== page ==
Gen Z is Feeling … Sentimental
Have you ever felt nostalgic for an era that you didn’t live through? When it comes to style and design, what goes around comes back around. There’s no denying the marketing power of nostalgia; just look at the vinyl record renaissance, TV shows from generations past getting rebooted and revived, and the fashion world constantly drawing on its past to create its present.
In fact, 81% of the U.S. members of our youth panel, Generation Wattpad, reported that they feel nostalgic about the past or “old school” things from previous generations.
Connecting with this influential generation has never been more accessible than with the following nostalgia-driven marketing strategies:
Make the new appear old.
From the immensely popular Netflix series, Stranger Things, to the cultural phenomenon known as Pokémon Go, there are few things that can capture the hearts of Gen Z more than aligning your brand with the past.
Generation Wattpad revealed that Pokémon was one of the top things to find nostalgia in, along with “old TV shows”, “retro phones”, “vintage fashion”, and “people hanging out without their phones” – motifs all central to the Stranger Things universe.
The cohorts’ affinity for all things old school extends to many facets of culture, from fashion, to design, and of course, storytelling. Wattpad stories tagged #nostalgic grew a whopping 20,460% in 2019 alone! Wattpaders additionally triggered a 223% increase in stories tagged #vintage, and a 164% jump in ones tagged #oldschool.
Envisioning and getting lost in a world they never experienced themselves, our Wattpad 2019 Year in Review reported staggering growth in the realm of historical fiction writing. Reading time for story tags specific to time periods in the 20th-century saw a year-over-year increase of 200%! That’s 600 million reading minutes in 2019 alone inspired by an 88% jump in uploads.
It’s clear that drawing on the influences of the past, but re-torquing them to gel seamlessly in the present world is a tactic that yields a strong emotional response from Gen Z.
Take a closer look at your branding
Brands have a wealth of actionable ways in which they can tap into this nostalgia-fueled frenzy, all thanks to modern technology.
While one Generation Wattpad member clearly stated “I am a big fan of retro design and love most things that recall older decades. Records? Count me in. Polaroid cameras? Heck yeah. Typewriters? 100%. I love things from lots of past decades, probably from the 50s up until the early 2000s,” marketers need not be too concerned with how they achieve an old-fashioned appeal.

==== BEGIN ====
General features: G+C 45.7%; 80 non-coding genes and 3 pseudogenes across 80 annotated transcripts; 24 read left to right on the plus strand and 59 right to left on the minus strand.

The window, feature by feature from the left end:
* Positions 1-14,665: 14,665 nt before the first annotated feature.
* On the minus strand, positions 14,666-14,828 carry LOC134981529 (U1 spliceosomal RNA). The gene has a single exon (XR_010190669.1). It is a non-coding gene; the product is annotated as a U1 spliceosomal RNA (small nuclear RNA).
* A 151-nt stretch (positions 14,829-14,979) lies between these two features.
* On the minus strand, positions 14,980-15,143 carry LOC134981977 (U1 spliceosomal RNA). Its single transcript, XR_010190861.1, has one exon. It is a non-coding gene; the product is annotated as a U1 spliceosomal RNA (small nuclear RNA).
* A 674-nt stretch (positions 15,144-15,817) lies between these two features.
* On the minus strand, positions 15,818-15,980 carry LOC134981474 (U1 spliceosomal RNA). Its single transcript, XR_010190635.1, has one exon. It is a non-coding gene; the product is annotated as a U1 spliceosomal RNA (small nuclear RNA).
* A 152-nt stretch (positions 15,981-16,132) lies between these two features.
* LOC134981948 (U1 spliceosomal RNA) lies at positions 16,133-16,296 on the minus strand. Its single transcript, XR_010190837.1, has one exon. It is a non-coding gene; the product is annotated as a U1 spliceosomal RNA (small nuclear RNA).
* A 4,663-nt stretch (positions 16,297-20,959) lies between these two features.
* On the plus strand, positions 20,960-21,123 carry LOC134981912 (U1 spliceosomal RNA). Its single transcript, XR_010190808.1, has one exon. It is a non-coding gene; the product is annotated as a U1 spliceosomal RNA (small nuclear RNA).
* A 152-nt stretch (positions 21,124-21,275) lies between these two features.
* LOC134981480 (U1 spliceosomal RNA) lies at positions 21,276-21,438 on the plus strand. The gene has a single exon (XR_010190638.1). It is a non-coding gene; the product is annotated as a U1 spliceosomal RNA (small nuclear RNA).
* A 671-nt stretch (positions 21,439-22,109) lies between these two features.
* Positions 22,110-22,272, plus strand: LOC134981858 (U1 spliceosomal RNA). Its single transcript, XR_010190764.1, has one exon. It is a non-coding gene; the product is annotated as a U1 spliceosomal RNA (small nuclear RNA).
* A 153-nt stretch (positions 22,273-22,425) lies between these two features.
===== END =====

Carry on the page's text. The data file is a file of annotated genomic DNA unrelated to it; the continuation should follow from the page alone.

Adapting a marketing strategy to appear vintage may be as simple as switching the font to “typewriter”, incorporating nostalgic messaging into the company blog, and plastering a 35mm film or polaroid filter over the creative.
If your company sends physical mail out to customers, leaning into nostalgia might mean creating a campaign that involves ditching the typical flyer in favour of sending a personalized letter, something Generation Wattpad was nostalgic about, directly to their mailboxes.
And when it comes to your visual identity? Styling product shoots with props that may have once appeared on the set of a 50s TV show, such as glass soda bottles in a retro diner sipped by models adorned in vintage outfits help create the mood that Gen Z wants to associate themselves with.
One of the greatest things about nostalgia is that we can all relate to it. Chances are that you’re quite familiar with many of the things Generation Wattpad listed themselves as wistful for. Infusing sentimentality into your marketing campaigns is a surefire way to reach Gen Z, and may simply require you to get a little nostalgic yourself to access their thought processes and spearhead your brand’s campaign.
Generation Wattpad was clear, they’re enamoured with all things vintage. The opportunities to reach Gen Z through the power of the written word are expansive. Why not create a story writing contest where participants write a letter to a friend from the perspective of themselves in another era? Contact us at firstname.lastname@example.org to start the conversation.